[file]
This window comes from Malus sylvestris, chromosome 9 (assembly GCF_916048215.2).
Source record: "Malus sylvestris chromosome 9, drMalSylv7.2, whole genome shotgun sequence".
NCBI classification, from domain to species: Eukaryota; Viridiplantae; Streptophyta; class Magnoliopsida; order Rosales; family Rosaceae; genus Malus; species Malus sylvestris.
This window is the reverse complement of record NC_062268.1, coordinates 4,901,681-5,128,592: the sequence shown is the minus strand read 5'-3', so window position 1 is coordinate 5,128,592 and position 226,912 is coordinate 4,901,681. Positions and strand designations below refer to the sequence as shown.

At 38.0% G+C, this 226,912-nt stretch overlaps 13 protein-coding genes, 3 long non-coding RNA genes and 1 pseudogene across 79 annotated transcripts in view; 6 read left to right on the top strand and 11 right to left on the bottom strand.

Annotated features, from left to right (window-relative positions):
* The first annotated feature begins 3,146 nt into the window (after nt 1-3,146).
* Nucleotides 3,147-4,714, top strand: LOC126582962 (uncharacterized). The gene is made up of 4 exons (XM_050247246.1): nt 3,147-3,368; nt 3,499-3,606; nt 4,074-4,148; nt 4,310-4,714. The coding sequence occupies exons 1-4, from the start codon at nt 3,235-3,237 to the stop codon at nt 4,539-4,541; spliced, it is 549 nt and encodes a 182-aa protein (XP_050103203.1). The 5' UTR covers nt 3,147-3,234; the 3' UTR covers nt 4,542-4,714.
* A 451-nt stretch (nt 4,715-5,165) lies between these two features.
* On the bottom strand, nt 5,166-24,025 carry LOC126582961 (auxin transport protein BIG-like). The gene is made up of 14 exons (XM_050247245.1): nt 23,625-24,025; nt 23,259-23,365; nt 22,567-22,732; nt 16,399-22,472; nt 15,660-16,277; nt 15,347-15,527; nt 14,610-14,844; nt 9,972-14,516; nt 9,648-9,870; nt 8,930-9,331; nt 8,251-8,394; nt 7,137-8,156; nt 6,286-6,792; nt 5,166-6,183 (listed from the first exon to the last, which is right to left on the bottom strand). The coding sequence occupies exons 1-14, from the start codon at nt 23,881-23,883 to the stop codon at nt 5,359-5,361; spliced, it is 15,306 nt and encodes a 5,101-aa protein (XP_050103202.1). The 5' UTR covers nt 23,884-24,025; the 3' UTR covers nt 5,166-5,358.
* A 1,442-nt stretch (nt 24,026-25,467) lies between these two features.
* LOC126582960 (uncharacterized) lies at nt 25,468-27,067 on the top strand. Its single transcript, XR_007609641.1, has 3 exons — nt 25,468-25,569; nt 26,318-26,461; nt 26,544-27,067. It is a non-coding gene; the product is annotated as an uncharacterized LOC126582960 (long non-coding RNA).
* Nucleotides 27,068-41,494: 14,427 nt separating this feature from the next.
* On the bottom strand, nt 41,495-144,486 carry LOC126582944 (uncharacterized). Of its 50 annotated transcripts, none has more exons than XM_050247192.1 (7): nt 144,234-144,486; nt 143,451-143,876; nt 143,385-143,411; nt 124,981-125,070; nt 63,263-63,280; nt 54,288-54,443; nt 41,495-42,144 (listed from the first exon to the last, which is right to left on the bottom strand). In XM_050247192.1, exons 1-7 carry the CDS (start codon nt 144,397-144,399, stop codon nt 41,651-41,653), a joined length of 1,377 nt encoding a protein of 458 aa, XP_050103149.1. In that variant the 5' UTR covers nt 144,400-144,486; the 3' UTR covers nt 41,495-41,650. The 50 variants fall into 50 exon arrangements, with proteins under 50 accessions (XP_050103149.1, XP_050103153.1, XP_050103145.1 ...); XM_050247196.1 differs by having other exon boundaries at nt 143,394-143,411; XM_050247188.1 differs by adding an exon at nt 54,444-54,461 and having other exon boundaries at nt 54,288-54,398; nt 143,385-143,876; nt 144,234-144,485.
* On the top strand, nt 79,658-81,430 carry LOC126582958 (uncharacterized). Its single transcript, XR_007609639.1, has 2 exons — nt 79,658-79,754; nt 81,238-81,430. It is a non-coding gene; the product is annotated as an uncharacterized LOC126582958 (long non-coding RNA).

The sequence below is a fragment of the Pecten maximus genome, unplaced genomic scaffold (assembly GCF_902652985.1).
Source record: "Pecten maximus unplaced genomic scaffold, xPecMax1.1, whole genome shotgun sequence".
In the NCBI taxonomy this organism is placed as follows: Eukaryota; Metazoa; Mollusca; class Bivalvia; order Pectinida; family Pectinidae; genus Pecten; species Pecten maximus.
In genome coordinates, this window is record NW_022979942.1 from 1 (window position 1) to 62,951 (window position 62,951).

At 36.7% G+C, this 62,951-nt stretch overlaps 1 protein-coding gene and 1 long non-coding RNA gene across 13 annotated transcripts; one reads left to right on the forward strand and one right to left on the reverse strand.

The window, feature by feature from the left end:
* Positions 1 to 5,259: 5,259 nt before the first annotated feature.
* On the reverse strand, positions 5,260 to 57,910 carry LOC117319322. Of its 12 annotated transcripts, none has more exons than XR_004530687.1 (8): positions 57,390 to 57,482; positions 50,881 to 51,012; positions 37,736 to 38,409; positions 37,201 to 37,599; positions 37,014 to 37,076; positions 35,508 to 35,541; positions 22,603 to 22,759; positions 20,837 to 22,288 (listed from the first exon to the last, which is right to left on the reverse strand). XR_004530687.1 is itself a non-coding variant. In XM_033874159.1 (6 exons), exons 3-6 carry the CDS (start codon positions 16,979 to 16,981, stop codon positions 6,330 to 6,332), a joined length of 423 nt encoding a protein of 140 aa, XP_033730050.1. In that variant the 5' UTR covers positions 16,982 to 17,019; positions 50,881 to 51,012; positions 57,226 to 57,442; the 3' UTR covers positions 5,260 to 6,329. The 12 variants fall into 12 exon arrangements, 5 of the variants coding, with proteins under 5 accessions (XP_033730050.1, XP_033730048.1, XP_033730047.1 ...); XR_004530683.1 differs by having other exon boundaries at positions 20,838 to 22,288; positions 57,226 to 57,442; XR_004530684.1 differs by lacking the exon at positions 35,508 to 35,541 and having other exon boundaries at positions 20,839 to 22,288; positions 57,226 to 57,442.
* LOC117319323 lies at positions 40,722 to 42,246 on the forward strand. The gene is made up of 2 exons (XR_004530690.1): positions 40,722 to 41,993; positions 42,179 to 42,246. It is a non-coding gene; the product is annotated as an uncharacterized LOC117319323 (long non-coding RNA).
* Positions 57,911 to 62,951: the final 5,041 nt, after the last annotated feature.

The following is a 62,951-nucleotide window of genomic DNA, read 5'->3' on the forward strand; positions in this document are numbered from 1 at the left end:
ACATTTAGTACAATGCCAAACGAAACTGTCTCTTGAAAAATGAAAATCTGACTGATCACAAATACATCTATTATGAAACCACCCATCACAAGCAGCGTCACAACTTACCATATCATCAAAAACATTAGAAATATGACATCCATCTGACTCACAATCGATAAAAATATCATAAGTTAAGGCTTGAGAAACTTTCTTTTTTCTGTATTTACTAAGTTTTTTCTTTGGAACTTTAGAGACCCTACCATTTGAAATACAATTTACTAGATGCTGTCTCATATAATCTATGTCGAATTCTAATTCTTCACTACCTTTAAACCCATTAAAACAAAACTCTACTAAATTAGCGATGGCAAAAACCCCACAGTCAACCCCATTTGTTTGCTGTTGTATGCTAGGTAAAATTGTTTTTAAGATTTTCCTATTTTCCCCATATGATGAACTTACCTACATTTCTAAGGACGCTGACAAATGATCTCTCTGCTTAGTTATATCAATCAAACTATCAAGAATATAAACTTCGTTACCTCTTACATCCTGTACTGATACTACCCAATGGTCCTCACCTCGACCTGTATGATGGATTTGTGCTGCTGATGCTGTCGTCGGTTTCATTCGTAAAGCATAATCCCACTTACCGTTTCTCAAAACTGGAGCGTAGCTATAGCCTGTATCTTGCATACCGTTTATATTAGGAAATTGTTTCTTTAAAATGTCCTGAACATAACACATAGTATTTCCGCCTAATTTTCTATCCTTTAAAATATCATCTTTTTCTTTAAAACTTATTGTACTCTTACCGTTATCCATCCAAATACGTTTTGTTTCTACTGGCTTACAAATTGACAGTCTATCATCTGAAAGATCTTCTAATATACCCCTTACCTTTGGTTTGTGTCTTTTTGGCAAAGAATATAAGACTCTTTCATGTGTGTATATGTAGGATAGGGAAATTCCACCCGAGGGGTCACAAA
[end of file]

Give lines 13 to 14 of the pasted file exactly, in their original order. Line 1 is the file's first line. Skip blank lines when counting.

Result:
* Nucleotides 27,068-41,494: 14,427 nt separating this feature from the next.
* On the bottom strand, nt 41,495-144,486 carry LOC126582944 (uncharacterized). Of its 50 annotated transcripts, none has more exons than XM_050247192.1 (7): nt 144,234-144,486; nt 143,451-143,876; nt 143,385-143,411; nt 124,981-125,070; nt 63,263-63,280; nt 54,288-54,443; nt 41,495-42,144 (listed from the first exon to the last, which is right to left on the bottom strand). In XM_050247192.1, exons 1-7 carry the CDS (start codon nt 144,397-144,399, stop codon nt 41,651-41,653), a joined length of 1,377 nt encoding a protein of 458 aa, XP_050103149.1. In that variant the 5' UTR covers nt 144,400-144,486; the 3' UTR covers nt 41,495-41,650. The 50 variants fall into 50 exon arrangements, with proteins under 50 accessions (XP_050103149.1, XP_050103153.1, XP_050103145.1 ...); XM_050247196.1 differs by having other exon boundaries at nt 143,394-143,411; XM_050247188.1 differs by adding an exon at nt 54,444-54,461 and having other exon boundaries at nt 54,288-54,398; nt 143,385-143,876; nt 144,234-144,485.